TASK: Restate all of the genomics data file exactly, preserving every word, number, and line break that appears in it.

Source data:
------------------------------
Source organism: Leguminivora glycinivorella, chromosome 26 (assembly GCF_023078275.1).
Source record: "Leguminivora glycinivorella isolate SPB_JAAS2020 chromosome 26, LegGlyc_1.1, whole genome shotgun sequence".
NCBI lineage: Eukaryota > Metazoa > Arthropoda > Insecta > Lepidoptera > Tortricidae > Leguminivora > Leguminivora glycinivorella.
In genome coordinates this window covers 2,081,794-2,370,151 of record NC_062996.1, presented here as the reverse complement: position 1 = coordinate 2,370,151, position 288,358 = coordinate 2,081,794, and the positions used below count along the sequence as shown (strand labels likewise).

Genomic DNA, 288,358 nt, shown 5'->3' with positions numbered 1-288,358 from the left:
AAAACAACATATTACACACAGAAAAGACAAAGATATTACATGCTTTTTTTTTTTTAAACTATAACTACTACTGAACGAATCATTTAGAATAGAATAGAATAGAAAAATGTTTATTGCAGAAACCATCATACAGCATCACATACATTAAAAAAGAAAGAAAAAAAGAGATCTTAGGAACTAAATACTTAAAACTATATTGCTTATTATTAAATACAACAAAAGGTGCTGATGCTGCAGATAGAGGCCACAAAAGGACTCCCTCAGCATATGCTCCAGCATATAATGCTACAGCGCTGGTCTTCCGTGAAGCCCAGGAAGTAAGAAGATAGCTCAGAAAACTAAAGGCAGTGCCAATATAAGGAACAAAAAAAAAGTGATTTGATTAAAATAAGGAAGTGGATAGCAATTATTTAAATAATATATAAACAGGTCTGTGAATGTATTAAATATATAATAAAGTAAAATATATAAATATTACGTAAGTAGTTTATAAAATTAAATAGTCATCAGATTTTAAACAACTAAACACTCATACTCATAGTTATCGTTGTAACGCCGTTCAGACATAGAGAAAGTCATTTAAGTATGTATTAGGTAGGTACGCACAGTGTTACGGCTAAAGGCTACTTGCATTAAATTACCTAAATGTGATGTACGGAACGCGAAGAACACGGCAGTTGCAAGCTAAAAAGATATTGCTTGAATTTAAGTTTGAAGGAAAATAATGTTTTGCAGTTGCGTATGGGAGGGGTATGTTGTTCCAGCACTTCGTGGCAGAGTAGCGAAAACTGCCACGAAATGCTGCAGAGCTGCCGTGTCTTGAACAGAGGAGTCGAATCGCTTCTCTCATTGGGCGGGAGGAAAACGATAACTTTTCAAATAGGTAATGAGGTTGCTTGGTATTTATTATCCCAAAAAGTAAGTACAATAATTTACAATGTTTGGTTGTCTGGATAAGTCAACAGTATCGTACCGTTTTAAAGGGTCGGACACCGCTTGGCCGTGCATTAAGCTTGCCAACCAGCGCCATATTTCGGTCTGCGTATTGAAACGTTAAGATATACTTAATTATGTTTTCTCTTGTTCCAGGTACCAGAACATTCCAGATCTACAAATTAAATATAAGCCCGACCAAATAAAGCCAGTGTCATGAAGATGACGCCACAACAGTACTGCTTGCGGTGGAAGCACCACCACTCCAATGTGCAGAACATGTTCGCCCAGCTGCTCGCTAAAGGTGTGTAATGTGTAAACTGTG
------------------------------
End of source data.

Source organism: Leguminivora glycinivorella, chromosome 26 (assembly GCF_023078275.1).
Source record: "Leguminivora glycinivorella isolate SPB_JAAS2020 chromosome 26, LegGlyc_1.1, whole genome shotgun sequence".
NCBI lineage: Eukaryota > Metazoa > Arthropoda > Insecta > Lepidoptera > Tortricidae > Leguminivora > Leguminivora glycinivorella.
In genome coordinates this window covers 2,081,794-2,370,151 of record NC_062996.1, presented here as the reverse complement: position 1 = coordinate 2,370,151, position 288,358 = coordinate 2,081,794, and the positions used below count along the sequence as shown (strand labels likewise).

Genomic DNA, 288,358 nt, shown 5'->3' with positions numbered 1-288,358 from the left:
AAAACAACATATTACACACAGAAAAGACAAAGATATTACATGCTTTTTTTTTTTTAAACTATAACTACTACTGAACGAATCATTTAGAATAGAATAGAATAGAAAAATGTTTATTGCAGAAACCATCATACAGCATCACATACATTAAAAAAGAAAGAAAAAAAGAGATCTTAGGAACTAAATACTTAAAACTATATTGCTTATTATTAAATACAACAAAAGGTGCTGATGCTGCAGATAGAGGCCACAAAAGGACTCCCTCAGCATATGCTCCAGCATATAATGCTACAGCGCTGGTCTTCCGTGAAGCCCAGGAAGTAAGAAGATAGCTCAGAAAACTAAAGGCAGTGCCAATATAAGGAACAAAAAAAAAGTGATTTGATTAAAATAAGGAAGTGGATAGCAATTATTTAAATAATATATAAACAGGTCTGTGAATGTATTAAATATATAATAAAGTAAAATATATAAATATTACGTAAGTAGTTTATAAAATTAAATAGTCATCAGATTTTAAACAACTAAACACTCATACTCATAGTTATCGTTGTAACGCCGTTCAGACATAGAGAAAGTCATTTAAGTATGTATTAGGTAGGTACGCACAGTGTTACGGCTAAAGGCTACTTGCATTAAATTACCTAAATGTGATGTACGGAACGCGAAGAACACGGCAGTTGCAAGCTAAAAAGATATTGCTTGAATTTAAGTTTGAAGGAAAATAATGTTTTGCAGTTGCGTATGGGAGGGGTATGTTGTTCCAGCACTTCGTGGCAGAGTAGCGAAAACTGCCACGAAATGCTGCAGAGCTGCCGTGTCTTGAACAGAGGAGTCGAATCGCTTCTCTCATTGGGCGGGAGGAAAACGATAACTTTTCAAATAGGTAATGAGGTTGCTTGGTATTTATTATCCCAAAAAGTAAGTACAATAATTTACAATGTTTGGTTGTCTGGATAAGTCAACAGTATCGTACCGTTTTAAAGGGTCGGACACCGCTTGGCCGTGCATTAAGCTTGCCAACCAGCGCCATATTTCGGTCTGCGTATTGAAACGTTAAGATATACTTAATTATGTTTTCTCTTGTTCCAGGTACCAGAACATTCCAGATCTACAAATTAAATATAAGCCCGACCAAATAAAGCCAGTGTCATGAAGATGACGCCACAACAGTACTGCTTGCGGTGGAAGCACCACCACTCCAATGTGCAGAACATGTTCGCCCAGCTGCTCGCTAAAGGTGTGTAATGTGTAAACTGTG